Last summer I read “Just Kids,” Patti Smith’s memorial recounting her relationship with lover and friend Robert Mapplethorpe. I’d known about both artists separately, though not about their relationship in New York in the 70s and 80s. Mapplethorpe died in 1989 of HIV/AIDS complications. His art inspired me and served as an anchor with which to ground myself when I thought about the way my sexuality influenced my decision-making and my art. Just a couple of weeks ago when I was scrolling through Instagram I saw one of Patti Smith’s posts in which she commemorated the death of a friend or it could have a been a photo of her and her daughter Jesse, or it could’ve been a photo taken by Mapplethorpe, though I’m sure whatever I saw possessed an inkling of death which triggered something like a rolling wave of grief inside me and I thought back like a past-life memory, a phantom pain, a vestige of a time not long before I was born and never got to experience. Lonelinesses and red dresses.
I then remembered reading about Ruth Coker Burks. Burks’ mother was a stringent woman who left her a cemetery with capacity of 262. In that Arkansas cemetery Burks would go on to spend a large part of her 20s and 30s burying over forty men who died of complications with HIV/AIDS in the late 1980s. It all started with a lonely young man quarantined to a hospital room denoted by a red bag on the door. She’d spend his dying hours with him after nurses refused to touch him and after his mother would no longer have anything to do with him. She paid for his cremation, received his ashes in a cardboard box and transferred them to a cookie jar before burring him in her family cemetery. She promised him that her father, buried in that cemetery, would watch over him. After a stroke in 2010 Burks’ memories of the time spent with AIDS patients began to blur together, though the ones that remain clearest are of Billy, the youngest man Burks ever looked after. A young man whose mother demanded of Burks to know when he was going to die because the family’s life had been ruefully put on hold because of him. When Billy died he left Burks his “flame-red” dress.
Burks recounted the way families disowned and cut ties with sons who became victims of AIDS, the way gay men disowned and cut ties with each other if they came under suspicion of contracting HIV, the way many resorted to shame in order to create distinction between themselves and the kinds of gay men who engaged in deviant behaviors that put them at risk. Burks also recounted the way she witnessed many partners and friends who took care of one another, the way the medical communities took note of the fact that the men she looked after lived an average of two years longer than others across the state and country, the way drag queens and club promoters worked together to raise money for those who needed help to purchase medicines and pay their rents. The way the fringes mobilized to do something.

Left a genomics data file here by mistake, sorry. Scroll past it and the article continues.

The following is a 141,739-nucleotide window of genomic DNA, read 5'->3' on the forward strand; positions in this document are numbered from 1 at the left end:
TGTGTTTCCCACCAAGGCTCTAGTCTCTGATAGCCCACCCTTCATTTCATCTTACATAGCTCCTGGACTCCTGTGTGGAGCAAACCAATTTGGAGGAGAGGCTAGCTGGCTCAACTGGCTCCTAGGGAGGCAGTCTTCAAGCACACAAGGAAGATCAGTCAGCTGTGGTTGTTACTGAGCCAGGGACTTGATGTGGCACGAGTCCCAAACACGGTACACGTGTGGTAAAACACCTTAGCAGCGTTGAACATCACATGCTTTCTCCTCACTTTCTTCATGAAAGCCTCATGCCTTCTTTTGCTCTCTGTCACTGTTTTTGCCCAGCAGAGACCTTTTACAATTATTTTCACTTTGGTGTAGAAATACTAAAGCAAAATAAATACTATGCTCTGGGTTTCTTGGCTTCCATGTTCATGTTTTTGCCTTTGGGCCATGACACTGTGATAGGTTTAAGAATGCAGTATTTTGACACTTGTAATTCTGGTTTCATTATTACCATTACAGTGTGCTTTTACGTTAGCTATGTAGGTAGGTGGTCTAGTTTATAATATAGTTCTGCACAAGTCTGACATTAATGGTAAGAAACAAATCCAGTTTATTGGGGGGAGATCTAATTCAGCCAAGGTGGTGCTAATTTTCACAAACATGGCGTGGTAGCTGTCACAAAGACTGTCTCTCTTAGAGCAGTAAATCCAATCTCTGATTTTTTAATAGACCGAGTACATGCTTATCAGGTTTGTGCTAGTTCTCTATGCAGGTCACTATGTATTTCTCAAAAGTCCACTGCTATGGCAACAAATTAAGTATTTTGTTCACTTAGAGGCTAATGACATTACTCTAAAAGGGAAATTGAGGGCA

The AIDS crisis was heavily highlighted in the recent David Wojnarowicz retrospective at the Whitney. Two entire rooms were dedicated to the work he made about what he witnessed of the crisis when he was alive in late 80s NYC. One with the work he made around the time and another where you could sit and listen to a recording of an indignant Wojnarowicz giving a speech in which he voices rage and frustration towards politicians and religious zealots for their homophobia, cruelty, queer panic, and his violent daydreams about the ways he’d make them suffer the way he’s suffering. It’s hard to say what his work was about before that. There were photographs of Wojnarowicz taken by his once lover and friend who died of complications with HIV/AIDS years before Wojnarowicz himself succumbed. There were paintings about the four natural elements and paintings about his childhood dreams. Paintings Wojnarowicz made using clever mixed media methods to seemingly comment on industrial impact on the environment, cigarette advertisements, volcanic eruptions, poverty, and executions. Perhaps the literal red linking thread between these artworks is the undercurrent of violence. With few exceptions, Wojnarowicz works seem to take peculiar yet integral snapshots of violence and aggression towards nature and humanity through a distinct painting style. It would make sense then that the work Wojnarowicz made in his last years turn the focus to the violence and aggression he saw directed towards himself and those men like him, men who had contracted HIV.
I saw this exhibit on the day of my birthday, September 3rd. Just the night before, September 2nd, the Brazilian National Museum in Rio de Janeiro burned to the ground after years of governmental neglect. 200 years of Brazilian history and over 20 million historical artifacts pertaining to not only the country’s but the continent’s and also the world engulfed in flames. My country’s equivalent of The Louvre gone before I ever had a chance to get to know it. These memories grow heavier it seems. An ongoing metaphor. It’s all related in the end – to me at least.
All this to say I cried alone on a week night thinking back to the many people who died in the mid to late 1980s as a result of the AIDS crisis. I thought about them like fathers, uncles and teachers I will never meet. And the way their absence hangs on with a palpable heaviness once you notice it, and it doesn’t really go away. And now I carry them with me in my pockets and in my book bag and with my hands cupped in front of me. Maybe I would not have noticed them if they were alive. It’s a shame to love them like this. ■